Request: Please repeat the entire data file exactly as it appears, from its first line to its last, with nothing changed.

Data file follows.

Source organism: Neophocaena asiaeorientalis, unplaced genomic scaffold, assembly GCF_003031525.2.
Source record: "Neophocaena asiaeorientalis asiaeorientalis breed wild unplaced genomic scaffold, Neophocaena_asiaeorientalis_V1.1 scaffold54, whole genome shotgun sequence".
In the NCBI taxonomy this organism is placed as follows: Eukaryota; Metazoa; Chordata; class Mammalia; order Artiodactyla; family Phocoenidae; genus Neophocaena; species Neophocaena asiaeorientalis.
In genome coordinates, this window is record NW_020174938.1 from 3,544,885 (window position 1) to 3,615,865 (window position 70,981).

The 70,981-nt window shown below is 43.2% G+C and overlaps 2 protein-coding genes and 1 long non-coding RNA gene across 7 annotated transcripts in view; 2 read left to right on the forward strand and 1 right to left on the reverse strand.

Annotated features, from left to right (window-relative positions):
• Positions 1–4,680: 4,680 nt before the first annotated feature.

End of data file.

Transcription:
Source organism: Neophocaena asiaeorientalis, unplaced genomic scaffold, assembly GCF_003031525.2.
Source record: "Neophocaena asiaeorientalis asiaeorientalis breed wild unplaced genomic scaffold, Neophocaena_asiaeorientalis_V1.1 scaffold54, whole genome shotgun sequence".
In the NCBI taxonomy this organism is placed as follows: Eukaryota; Metazoa; Chordata; class Mammalia; order Artiodactyla; family Phocoenidae; genus Neophocaena; species Neophocaena asiaeorientalis.
In genome coordinates, this window is record NW_020174938.1 from 3,544,885 (window position 1) to 3,615,865 (window position 70,981).

The 70,981-nt window shown below is 43.2% G+C and overlaps 2 protein-coding genes and 1 long non-coding RNA gene across 7 annotated transcripts in view; 2 read left to right on the forward strand and 1 right to left on the reverse strand.

Annotated features, from left to right (window-relative positions):
• Positions 1–4,680: 4,680 nt before the first annotated feature.